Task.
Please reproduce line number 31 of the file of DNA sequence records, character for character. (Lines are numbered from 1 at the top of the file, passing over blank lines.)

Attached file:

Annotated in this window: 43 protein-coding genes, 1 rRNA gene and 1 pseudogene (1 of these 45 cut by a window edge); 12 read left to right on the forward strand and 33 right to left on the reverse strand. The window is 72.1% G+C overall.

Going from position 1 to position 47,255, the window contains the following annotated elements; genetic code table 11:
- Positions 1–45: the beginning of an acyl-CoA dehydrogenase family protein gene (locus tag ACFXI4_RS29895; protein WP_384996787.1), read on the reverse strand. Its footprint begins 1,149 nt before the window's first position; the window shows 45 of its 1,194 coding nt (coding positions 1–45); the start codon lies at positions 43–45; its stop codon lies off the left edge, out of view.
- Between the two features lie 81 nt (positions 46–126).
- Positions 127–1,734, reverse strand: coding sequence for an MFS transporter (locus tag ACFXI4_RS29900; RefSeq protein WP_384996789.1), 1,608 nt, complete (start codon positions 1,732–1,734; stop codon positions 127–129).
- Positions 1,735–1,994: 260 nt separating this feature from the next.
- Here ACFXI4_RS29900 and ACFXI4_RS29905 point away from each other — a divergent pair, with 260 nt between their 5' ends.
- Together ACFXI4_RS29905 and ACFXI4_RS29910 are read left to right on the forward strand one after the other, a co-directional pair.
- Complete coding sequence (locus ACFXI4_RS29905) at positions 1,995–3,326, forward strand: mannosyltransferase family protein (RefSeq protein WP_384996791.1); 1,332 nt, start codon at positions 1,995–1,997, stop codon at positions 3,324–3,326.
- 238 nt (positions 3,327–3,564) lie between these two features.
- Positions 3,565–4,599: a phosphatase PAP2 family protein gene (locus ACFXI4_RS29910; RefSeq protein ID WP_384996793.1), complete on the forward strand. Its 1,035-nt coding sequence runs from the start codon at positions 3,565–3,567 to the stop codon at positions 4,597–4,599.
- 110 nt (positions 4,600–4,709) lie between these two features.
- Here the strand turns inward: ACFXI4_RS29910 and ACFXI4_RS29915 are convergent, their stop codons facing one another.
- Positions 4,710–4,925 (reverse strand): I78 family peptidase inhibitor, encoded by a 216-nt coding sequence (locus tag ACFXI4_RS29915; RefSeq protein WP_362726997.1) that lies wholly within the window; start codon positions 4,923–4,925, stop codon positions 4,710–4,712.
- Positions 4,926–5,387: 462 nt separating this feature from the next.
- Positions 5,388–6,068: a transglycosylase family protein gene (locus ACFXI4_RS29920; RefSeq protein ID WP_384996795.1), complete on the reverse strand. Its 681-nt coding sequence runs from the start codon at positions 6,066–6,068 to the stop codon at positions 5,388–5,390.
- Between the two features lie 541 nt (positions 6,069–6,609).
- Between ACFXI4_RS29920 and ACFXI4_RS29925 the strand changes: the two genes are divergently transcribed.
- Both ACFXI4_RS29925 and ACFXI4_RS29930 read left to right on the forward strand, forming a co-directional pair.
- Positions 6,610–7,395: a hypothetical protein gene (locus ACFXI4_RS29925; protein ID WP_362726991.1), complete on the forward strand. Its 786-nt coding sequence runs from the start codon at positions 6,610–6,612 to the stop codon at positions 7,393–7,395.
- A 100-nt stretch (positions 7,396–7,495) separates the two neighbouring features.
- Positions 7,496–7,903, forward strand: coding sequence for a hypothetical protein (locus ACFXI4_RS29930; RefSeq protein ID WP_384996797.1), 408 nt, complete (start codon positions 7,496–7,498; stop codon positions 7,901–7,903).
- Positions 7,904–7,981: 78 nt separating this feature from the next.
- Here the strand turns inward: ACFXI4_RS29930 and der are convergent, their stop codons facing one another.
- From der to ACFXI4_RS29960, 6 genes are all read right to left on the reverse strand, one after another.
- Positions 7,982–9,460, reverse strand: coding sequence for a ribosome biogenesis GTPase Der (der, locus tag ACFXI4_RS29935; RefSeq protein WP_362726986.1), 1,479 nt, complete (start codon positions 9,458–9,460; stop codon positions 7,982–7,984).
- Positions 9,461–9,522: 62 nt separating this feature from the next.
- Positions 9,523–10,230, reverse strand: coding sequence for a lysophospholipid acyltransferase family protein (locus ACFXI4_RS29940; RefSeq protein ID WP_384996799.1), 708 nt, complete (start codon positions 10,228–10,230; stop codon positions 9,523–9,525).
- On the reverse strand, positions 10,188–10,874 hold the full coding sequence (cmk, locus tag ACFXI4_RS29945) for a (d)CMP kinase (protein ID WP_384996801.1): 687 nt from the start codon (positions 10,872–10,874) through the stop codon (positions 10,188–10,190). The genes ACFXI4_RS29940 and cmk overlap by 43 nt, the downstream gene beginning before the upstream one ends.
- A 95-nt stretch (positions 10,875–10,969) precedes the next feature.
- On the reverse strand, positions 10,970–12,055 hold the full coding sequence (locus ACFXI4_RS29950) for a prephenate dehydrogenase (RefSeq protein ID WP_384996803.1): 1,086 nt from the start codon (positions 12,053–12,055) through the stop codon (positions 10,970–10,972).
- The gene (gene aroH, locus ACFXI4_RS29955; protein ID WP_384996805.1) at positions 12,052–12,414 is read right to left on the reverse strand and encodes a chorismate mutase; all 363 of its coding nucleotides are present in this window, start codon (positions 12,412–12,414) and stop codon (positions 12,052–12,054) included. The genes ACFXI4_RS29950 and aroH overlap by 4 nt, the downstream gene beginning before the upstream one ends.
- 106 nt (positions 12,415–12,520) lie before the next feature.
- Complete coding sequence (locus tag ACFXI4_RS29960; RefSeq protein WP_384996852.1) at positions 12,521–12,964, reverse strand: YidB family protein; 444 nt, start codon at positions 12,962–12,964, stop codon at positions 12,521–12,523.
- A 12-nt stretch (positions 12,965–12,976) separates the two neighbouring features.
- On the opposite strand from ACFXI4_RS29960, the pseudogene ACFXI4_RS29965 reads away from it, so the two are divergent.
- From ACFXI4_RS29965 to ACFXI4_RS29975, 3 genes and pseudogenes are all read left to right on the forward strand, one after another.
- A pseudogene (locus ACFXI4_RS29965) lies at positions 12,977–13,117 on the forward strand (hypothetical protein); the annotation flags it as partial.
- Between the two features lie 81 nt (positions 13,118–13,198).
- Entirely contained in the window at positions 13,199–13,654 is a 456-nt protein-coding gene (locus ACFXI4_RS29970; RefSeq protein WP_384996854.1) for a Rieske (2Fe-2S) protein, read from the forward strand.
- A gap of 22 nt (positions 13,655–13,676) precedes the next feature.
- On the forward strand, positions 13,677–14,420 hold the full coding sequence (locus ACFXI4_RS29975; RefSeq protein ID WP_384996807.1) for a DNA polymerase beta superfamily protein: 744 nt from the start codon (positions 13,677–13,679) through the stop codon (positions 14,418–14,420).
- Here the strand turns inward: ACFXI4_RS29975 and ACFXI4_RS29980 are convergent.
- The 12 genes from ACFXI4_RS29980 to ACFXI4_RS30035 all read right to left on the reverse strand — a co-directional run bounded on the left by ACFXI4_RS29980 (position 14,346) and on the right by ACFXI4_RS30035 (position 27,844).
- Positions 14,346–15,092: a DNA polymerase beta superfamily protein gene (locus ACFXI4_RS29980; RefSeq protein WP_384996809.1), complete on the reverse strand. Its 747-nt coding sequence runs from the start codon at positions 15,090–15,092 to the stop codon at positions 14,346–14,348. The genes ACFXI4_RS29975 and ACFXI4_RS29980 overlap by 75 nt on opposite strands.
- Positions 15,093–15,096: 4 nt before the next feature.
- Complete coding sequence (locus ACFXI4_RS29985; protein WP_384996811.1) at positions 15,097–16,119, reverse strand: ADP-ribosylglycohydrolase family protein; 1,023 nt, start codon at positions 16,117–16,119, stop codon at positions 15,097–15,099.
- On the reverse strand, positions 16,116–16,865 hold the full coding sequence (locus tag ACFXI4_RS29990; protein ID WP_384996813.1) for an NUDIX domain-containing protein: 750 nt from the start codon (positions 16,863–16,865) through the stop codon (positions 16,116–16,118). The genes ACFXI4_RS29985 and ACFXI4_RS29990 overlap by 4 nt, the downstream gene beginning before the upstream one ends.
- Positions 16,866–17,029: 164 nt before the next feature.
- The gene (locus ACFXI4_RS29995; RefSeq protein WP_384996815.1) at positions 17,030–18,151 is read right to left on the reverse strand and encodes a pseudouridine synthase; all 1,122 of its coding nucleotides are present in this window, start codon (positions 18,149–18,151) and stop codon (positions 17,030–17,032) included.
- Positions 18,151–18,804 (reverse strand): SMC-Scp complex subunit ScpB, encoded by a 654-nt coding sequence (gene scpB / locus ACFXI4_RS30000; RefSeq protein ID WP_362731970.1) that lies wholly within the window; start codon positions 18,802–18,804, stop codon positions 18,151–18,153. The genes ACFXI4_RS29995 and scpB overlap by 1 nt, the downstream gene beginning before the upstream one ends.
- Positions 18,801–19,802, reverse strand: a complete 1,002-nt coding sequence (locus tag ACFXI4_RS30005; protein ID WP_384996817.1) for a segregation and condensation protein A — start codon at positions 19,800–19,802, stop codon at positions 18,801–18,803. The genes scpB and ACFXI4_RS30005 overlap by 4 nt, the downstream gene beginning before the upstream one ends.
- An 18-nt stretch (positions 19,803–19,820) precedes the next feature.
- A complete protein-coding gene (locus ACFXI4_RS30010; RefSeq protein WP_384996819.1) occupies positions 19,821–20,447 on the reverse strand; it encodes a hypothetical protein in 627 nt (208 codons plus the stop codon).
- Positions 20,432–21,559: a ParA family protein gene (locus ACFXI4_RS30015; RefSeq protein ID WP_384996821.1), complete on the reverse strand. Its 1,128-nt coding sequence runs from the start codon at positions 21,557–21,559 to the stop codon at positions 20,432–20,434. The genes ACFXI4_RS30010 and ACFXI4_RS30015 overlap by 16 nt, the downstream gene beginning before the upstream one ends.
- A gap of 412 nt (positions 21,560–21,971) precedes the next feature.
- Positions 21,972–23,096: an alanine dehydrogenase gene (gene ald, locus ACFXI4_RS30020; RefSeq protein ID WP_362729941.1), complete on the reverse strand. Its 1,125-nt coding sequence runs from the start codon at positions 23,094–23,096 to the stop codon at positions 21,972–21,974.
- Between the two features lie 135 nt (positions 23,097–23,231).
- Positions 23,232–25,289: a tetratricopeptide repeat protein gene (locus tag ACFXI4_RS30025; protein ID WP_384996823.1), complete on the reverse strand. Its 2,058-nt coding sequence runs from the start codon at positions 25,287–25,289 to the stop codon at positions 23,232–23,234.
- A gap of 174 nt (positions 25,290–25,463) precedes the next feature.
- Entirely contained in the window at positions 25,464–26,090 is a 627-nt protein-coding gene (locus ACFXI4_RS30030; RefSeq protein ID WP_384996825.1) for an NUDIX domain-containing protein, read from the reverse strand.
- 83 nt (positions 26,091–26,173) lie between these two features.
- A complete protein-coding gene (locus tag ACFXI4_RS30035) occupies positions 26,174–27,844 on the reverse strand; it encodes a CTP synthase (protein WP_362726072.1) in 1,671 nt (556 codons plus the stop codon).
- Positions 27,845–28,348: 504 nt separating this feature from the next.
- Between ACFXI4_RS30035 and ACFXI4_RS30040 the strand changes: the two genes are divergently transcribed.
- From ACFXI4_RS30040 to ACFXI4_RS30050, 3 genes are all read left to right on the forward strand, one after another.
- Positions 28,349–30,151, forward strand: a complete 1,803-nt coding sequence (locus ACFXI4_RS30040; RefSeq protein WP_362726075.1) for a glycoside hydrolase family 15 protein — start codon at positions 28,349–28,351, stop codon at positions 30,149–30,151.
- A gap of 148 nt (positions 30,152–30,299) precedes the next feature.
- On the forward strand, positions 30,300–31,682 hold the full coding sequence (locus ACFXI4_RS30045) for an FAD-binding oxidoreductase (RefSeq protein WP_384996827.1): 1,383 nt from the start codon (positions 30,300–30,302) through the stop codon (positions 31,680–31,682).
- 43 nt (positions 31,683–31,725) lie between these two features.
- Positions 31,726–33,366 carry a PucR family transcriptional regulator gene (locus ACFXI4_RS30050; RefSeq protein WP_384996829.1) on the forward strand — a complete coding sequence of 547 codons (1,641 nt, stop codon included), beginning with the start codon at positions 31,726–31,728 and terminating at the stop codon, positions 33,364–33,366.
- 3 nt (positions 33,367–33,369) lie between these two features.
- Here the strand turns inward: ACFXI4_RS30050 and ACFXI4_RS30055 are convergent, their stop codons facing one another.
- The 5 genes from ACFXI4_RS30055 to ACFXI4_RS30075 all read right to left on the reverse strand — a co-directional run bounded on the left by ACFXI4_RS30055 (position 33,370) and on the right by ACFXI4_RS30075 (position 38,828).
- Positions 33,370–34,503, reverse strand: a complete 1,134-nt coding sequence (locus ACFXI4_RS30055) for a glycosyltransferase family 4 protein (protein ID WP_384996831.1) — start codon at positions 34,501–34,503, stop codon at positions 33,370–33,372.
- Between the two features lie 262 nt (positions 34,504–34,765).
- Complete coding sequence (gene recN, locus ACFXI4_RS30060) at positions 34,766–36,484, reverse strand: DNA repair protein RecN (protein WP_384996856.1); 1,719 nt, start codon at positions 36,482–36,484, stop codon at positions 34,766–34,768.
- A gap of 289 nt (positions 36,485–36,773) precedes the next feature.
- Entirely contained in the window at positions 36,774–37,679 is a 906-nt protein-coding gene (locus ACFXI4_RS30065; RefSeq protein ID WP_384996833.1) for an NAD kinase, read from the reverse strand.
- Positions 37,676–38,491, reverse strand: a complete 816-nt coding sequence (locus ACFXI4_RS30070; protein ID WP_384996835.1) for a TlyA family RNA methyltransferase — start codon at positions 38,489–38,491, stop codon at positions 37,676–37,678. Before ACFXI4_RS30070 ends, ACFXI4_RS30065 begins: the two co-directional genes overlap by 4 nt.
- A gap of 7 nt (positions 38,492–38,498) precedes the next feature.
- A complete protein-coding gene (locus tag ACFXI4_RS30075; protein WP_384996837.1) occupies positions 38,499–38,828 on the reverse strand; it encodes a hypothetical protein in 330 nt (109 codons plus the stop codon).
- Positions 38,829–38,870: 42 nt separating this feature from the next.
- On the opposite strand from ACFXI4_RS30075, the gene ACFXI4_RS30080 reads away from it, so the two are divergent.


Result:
- On the reverse strand, positions 10,970–12,055 hold the full coding sequence (locus ACFXI4_RS29950) for a prephenate dehydrogenase (RefSeq protein ID WP_384996803.1): 1,086 nt from the start codon (positions 12,053–12,055) through the stop codon (positions 10,970–10,972).